A cheap way to start a "people search" is just to Google their names; you can back that up by searching one or more of the other resources in the Search Engines entry.
Alternatively, you can check a telephone directory or call Directory Assistance.
If that doesn't work, the following vendors offer databases specifically for finding people in the U.S.:
- Accurint. I've gotten good results from Accurint at reasonable prices. You need fill out forms to get approved in advance, but billing is per search.
- TLO, which is similar to Accurint but even cheaper.
- Intelius. It's pretty cheap and pretty good, and you can charge the price to a credit card.
- KnowX, which also allows you to charge your search to a credit card.
- SmartLinx on Lexis provides good results, though the cost can be substantial unless the database is included in a flat fee contract.
- People Smart.
- PeopleSearch on Westlaw is powerful (they have an exclusive right to use Experian data) but pricey. Rather than going for a whole report upfront, you first might want to try searching for the person in the Address Search database to see if/what information is available.
Alternate Strategies: If you can qualify as a government, law enforcement or child welfare agency, you can get voting records, passport numbers, government-issued ID and other confidential information through Global Locate.
Beyond that, you can check Internet search engines and broad news databases, such as MEGANW;ALLMGA on Lexis, ALLNEWSplus on Westlaw or NewsBank (available through many public and academic library web sites); or, if you know where the person lives, you may want to check just the news for that state. If the person does something special (ex. runs a company), you can check in a specialty database (e.g., a legal news database or Martindale-Hubbell for lawyers) or search for a D&B report. Lexis has a number of Who's Who directories.
For rich people, potentially dead people, famous people, see also the sources discussed below. To find military personnel, see "Military Records." To find people in prison, see the separate entry for "Prisons, Prisoners and Jails."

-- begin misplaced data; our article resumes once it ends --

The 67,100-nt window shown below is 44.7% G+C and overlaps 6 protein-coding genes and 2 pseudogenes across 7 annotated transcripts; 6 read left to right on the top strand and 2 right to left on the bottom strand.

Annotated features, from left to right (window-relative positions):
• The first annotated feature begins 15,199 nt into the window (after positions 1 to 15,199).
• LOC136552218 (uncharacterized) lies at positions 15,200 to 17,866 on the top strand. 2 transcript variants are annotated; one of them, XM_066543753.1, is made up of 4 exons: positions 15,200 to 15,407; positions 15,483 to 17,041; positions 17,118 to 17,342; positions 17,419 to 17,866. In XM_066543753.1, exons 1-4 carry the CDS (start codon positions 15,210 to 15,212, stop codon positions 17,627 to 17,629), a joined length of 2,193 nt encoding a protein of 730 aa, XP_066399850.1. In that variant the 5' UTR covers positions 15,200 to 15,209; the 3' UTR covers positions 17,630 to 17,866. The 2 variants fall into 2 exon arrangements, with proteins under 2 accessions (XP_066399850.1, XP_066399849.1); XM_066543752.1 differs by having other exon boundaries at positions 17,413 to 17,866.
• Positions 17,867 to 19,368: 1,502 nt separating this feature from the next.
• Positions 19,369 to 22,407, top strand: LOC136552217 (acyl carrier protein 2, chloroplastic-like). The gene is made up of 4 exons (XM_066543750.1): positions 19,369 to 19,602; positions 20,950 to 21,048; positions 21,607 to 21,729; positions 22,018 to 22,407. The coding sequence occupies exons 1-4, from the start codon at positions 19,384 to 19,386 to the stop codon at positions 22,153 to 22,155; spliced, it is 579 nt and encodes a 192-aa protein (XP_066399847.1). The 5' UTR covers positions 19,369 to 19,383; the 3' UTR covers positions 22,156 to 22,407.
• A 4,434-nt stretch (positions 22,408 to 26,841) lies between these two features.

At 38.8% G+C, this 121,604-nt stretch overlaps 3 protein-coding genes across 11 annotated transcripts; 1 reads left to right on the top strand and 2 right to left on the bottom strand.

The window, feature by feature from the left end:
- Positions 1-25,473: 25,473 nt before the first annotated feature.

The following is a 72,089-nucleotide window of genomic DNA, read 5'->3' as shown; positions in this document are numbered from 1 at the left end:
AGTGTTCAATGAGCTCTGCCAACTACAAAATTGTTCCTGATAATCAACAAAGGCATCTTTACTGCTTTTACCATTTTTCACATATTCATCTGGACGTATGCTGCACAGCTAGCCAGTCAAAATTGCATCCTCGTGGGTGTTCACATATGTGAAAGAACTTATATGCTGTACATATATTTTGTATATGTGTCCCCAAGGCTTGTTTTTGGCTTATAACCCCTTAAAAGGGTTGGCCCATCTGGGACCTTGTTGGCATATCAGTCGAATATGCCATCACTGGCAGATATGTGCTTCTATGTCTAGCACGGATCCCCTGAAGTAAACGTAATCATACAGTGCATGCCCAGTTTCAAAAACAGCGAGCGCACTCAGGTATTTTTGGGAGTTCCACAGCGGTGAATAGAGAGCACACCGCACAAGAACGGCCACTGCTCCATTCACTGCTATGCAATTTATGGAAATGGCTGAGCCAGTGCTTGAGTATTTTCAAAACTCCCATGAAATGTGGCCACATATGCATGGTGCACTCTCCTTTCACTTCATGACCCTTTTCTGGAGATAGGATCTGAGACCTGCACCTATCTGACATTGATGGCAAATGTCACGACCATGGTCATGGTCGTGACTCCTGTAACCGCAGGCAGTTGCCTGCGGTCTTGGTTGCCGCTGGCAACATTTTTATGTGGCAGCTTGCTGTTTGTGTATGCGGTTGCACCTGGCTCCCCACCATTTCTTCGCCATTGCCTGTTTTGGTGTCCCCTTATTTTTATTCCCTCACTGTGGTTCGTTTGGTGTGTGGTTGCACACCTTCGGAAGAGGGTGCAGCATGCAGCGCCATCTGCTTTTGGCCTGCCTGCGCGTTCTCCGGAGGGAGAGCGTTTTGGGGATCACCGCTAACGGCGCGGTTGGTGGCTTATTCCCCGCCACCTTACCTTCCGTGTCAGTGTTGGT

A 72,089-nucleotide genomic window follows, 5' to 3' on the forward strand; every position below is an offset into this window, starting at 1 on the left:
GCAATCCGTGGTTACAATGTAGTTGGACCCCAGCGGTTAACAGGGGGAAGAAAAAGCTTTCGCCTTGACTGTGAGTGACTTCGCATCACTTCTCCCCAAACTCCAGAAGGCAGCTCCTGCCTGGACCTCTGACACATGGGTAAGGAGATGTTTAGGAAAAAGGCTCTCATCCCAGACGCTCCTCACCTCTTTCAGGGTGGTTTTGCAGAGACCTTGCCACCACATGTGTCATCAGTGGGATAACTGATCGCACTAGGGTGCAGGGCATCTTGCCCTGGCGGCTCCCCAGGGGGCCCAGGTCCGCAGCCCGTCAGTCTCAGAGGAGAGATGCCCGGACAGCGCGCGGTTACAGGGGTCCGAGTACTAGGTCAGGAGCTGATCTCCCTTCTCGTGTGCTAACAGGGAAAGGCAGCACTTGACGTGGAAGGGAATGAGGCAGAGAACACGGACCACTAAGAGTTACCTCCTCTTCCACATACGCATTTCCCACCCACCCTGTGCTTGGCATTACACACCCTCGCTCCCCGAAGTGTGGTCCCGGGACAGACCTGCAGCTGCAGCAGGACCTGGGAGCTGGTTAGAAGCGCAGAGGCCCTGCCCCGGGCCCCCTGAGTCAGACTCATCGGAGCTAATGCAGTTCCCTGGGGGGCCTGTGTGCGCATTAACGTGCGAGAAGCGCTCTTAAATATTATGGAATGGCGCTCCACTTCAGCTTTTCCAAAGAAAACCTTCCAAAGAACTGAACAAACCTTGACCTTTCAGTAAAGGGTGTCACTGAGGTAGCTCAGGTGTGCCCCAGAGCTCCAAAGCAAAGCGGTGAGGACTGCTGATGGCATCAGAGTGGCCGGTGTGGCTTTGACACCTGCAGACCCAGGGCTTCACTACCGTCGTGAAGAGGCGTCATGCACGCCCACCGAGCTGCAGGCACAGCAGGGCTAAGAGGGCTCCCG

If you have an e-mail address and need a home address, try Infospace's reverse e-mail directory at www.infospace.com/home/white-pages/email-search (see also "Email Addresses"). If you have a telephone number and need an address, try the Reverse directories listed in the entry on "Telephone Numbers."
Canadians: I've been told that Canada doesn't have a good database for finding people, largely because of national privacy legislation such as PIPEDA, the "Personal Information Protection and Electronic Documents Act." I'd suggest searching Canadian news articles and telephone directories (see "Telephone Numbers"), plus putting the name into a couple of good search engines.
Potentially Dead People: To try to determine if a person has died, check obituaries (see "Obituaries"), Sysoon, TLO, Accurint, another public records database, and/or the Social Security Death Index on Ancestry.com, which lists people who were receiving social security payments when they died. If you have the person's social security number you could run it through the free SSN Validator. Caveat: As of March 26, 2014 the Social Security Administration has placed a three year delay on releasing death information. You can avoid the delay by working with the commercial vendors to get special certification according to procedures established by the National Technical Information Service.
Former Employees: Databases of former employees are available through Accurint and
ZoomInfo. You can also search the person's name in a good business news database and a good search engine to find references to past positions.
Maiden names: The databases listed above often tell you a woman's maiden name. If that doesn't work, see Places for Finding a Woman's Maiden Name: A Checklist of 90 Sources.
Military: To locate military personnel, see "Military Records."
Professionals: If you're looking for a professional, check with the government agency that licenses the profession. See also the entry for that profession e.g., "Attorneys," "Certified Public Accountants," "Company Personnel" (for executives), "Securities Dealers".
Rich: The leading lists of rich people are the Bloomberg Billionaires Index, Forbes' World Billionaires and the Forbes 400 Richest People in America. See also "Famous People," above.